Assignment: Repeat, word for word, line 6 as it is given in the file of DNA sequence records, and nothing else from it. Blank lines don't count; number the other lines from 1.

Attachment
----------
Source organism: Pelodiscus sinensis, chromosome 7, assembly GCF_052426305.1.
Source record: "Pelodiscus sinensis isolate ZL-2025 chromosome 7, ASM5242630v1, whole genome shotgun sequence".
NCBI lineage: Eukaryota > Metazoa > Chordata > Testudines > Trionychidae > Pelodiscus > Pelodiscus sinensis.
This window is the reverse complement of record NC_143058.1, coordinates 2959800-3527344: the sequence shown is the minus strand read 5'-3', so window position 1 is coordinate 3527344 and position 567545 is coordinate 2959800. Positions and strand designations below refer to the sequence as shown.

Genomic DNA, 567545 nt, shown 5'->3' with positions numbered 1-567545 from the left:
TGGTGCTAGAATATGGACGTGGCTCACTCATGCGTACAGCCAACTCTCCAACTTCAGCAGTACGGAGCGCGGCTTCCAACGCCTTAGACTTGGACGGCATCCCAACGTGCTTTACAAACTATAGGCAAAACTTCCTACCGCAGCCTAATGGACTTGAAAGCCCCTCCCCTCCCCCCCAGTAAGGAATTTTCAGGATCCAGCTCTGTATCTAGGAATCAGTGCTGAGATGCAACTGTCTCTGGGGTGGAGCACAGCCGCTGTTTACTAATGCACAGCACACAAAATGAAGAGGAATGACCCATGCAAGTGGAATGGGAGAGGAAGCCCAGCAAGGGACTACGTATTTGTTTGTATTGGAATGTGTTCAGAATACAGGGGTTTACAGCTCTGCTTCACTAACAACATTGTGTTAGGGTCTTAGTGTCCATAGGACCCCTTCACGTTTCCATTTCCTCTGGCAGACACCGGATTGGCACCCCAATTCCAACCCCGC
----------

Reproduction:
TGGTGCTAGAATATGGACGTGGCTCACTCATGCGTACAGCCAACTCTCCAACTTCAGCAGTACGGAGCGCGGCTTCCAACGCCTTAGACTTGGACGGCATCCCAACGTGCTTTACAAACTATAGGCAAAACTTCCTACCGCAGCCTAATGGACTTGAAAGCCCCTCCCCTCCCCCCCAGTAAGGAATTTTCAGGATCCAGCTCTGTATCTAGGAATCAGTGCTGAGATGCAACTGTCTCTGGGGTGGAGCACAGCCGCTGTTTACTAATGCACAGCACACAAAATGAAGAGGAATGACCCATGCAAGTGGAATGGGAGAGGAAGCCCAGCAAGGGACTACGTATTTGTTTGTATTGGAATGTGTTCAGAATACAGGGGTTTACAGCTCTGCTTCACTAACAACATTGTGTTAGGGTCTTAGTGTCCATAGGACCCCTTCACGTTTCCATTTCCTCTGGCAGACACCGGATTGGCACCCCAATTCCAACCCCGC